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Int J Med Sci 2009; 6(3):124-125. doi:10.7150/ijms.6.124

Short Communication

Ocular manifestations of Lyme borreliosis in Europe

Paolo Mora, Arturo Carta

Institute of Ophthalmology, University of Parma - Parma (Italy)

How to cite this article:
Mora P, Carta A. Ocular manifestations of Lyme borreliosis in Europe. Int J Med Sci 2009; 6(3):124-125. doi:10.7150/ijms.6.124. Available from


Ocular involvement in Lyme borreliosis, even though possible in every stage of the disease, is most frequently seen in the late phases (2nd and 3rd). In a German series of children affected by Lyme arthritis, 4% also had ocular inflammation consisting of keratitis or uveitis. [1] In a Finnish cohort of twenty patients with ocular borreliosis, 10 had uveitis, 5 subjects showed ocular adnexa inflammation, 4 had neuro-ophthalmological alterations and one patient developed branch central retinal vein occlusion. Contact with a tick was clearly reported in only 13/20 cases. [2] There are various ocular symptoms of Lyme disease including: pain, visual impairment, photophobia, myodesospia, diplopia and lack of accommodation. [3]

To observe ocular signs or symptoms it is not necessary that the site of inoculation of the infection is close to the eyes (as in Figure 1). It is possible to define the following ocular findings, from the anterior to the posterior segment of the eye:

Conjunctivitis: often self-limited; when it appears in the 1st stage of the disease it is associated with an influenza-like syndrome in 7-11% of the patients. It is follicular and uni- or bilateral and in the late phases of disease it may be accompanied by sever eyelid edema in 3% of subjects.

Keratitis: typical of the 2nd and 3rd stage of the disease; it may persist even after appropriate systemic antibiotic treatment, suggesting an immunological origin of corneal opacity. It can be disseminated and potentially bilateral, but the most characteristic patterns are “interstitial” or “ulcerative” with peripheral neovascolarisation.

Episcleritis/Scleritis: very rare, almost always related to the late phase of the disease.

Uveitis: the anterior form is infrequently reported in Lyme disease and is possibly associated with papillitis. The case observed in our Institute had exactly these features. It consisted in a serologically-confirmed unilateral papillitis (Figure 2), combined with keratic granulomatous precipitates and iris-lens sinechyae. Ocular involvement appeared during the 2nd stage of the disease, sixty days after the removal of a tick from the forearm. Treatment with amoxicillin for three weeks combined with oral prednisone at decreasing doses was successful in achieving complete visual recovery.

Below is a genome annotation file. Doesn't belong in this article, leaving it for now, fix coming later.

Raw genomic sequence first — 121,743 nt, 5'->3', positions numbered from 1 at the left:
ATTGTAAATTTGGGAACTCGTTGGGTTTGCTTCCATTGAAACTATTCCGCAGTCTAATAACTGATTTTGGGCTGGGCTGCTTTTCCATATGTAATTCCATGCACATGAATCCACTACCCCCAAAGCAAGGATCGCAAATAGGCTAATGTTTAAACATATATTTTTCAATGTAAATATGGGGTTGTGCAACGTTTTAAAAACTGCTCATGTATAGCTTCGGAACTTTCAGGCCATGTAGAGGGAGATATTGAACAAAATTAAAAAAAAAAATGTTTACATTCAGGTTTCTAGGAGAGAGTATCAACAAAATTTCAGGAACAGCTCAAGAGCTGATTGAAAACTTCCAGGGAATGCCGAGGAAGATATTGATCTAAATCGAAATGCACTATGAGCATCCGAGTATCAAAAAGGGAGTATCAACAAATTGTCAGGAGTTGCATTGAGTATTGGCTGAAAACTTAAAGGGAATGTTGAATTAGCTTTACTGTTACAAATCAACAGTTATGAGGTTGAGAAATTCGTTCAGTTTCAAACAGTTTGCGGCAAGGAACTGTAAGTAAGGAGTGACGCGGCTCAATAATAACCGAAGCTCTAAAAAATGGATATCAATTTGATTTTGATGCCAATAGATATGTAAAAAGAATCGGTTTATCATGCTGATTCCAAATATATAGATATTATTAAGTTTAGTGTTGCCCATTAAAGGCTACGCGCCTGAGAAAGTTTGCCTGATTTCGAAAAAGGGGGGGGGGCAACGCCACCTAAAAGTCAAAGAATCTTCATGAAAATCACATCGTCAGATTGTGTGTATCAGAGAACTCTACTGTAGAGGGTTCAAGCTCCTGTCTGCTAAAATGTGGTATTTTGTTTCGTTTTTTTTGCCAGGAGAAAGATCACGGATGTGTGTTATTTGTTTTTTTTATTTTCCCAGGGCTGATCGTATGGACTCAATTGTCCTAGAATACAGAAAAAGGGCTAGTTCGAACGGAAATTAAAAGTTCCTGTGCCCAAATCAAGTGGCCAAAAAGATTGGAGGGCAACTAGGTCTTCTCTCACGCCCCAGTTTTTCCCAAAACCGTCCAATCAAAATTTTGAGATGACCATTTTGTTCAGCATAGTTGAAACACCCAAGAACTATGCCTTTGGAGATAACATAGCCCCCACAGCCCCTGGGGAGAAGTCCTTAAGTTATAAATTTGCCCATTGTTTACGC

The intermediate form is the most common form of uveitis, often associated with iridocyclitis (parsplanitis). In three cases Borrellia burgdorfori s.l. was isolated from the vitreous by culture or polymerase chain reaction. Only a few reports concern panuveitis; two cases, however, resulted in irreversible visual loss. Signs of posterior uveitis mostly included chorio-retinal involvement.

Retinal infection: macular oedema and vasculitis are the most frequent findings, occasionally complicated by vitreoretinal proliferation and have been described either during the erythema migrans phase or in neuroborreliosis. Venular occlusions and chorio-retinal inflammatory foci are less common manifestations. A recent report has shown cotton wool spots as another possible sign of Lyme retinitis. [4]Neuro-ophthalmological alterations: these represent early evidence of neuroborreliosis. Diplopia and visual impairment, with or without meningitis, are the suggestive signs. In case of optic neuritis the concomitant presence of cranial nerve palsies is expected (mostly VI or VII).

Uncertain reports of orbital myosistis and Jarisch-Herxheimer reaction have also been proposed as a consequence of borreliosis.

In conclusion, ocular involvement in Lyme borreliosis is symptomatic and a routine ophthalmologic evaluation is not recommended in adult patients (younger patients, on the other hand, should be screened due to their poor capacity to complain of ocular disturbances). In order to formulate a rational suspicion of Lyme disease as the cause of ocular inflammation, features must include occurrence in an endemic zone; and/or the report of contact with a tick or of previous erythema migrans; positive serology with presence of IgM in the early stage or high titres of IgG in the later phases. A clear diagnosis, however, remains very difficult. The long-term follow-up of four cases of optic neuritis labelled as Lyme disease because of the positive serology for Borrelia revealed that three patients actually developed demyelinating syndromes. [5]

 Figure 1 

Tick among the eyelashes (courtesy of Dr. N. Massaro; Agrigento - Italy).

Int J Med Sci Image (Click on the image to enlarge.)
 Figure 2 

Papillitis with initial macular exudation.

Int J Med Sci Image (Click on the image to enlarge.)


1. Huppertz HI, Munchmeir D, Lieb W. Ocular manifestation in children and adolescents with Lyme arthritis. Br J Ophhalmol. 1999;83:1149-1152

2. Mikkila HO, Seppala IJT, Viljanen MK, Peltomaa MP, Karma A. The expanding clinical spectrum of ocular Lyme borreliosis. Ophthalmology. 2000;107:581-587

3. Boyé T. What kind of clinical, epidemiological, and biological data is essential for the diagnosis of lyme borreliosis? Dermatological and ophthalmological courses of Lyme borreliosis. Médecine et Maladies Infectieuses. 2007;37:S175-188

4. Klaeger AJ, Herbort CP. Cotton wool spots as possible indicatoris of retinal vascular pathology in ocular lyme borreliosis. Int Ophthalmol. 2008 [epub]

5. Jacobson DM. Lyme disease and optic neuritis: long-term follow-up of seropositive patients. Neurology. 2003;60:881-882

Published 2009-3-19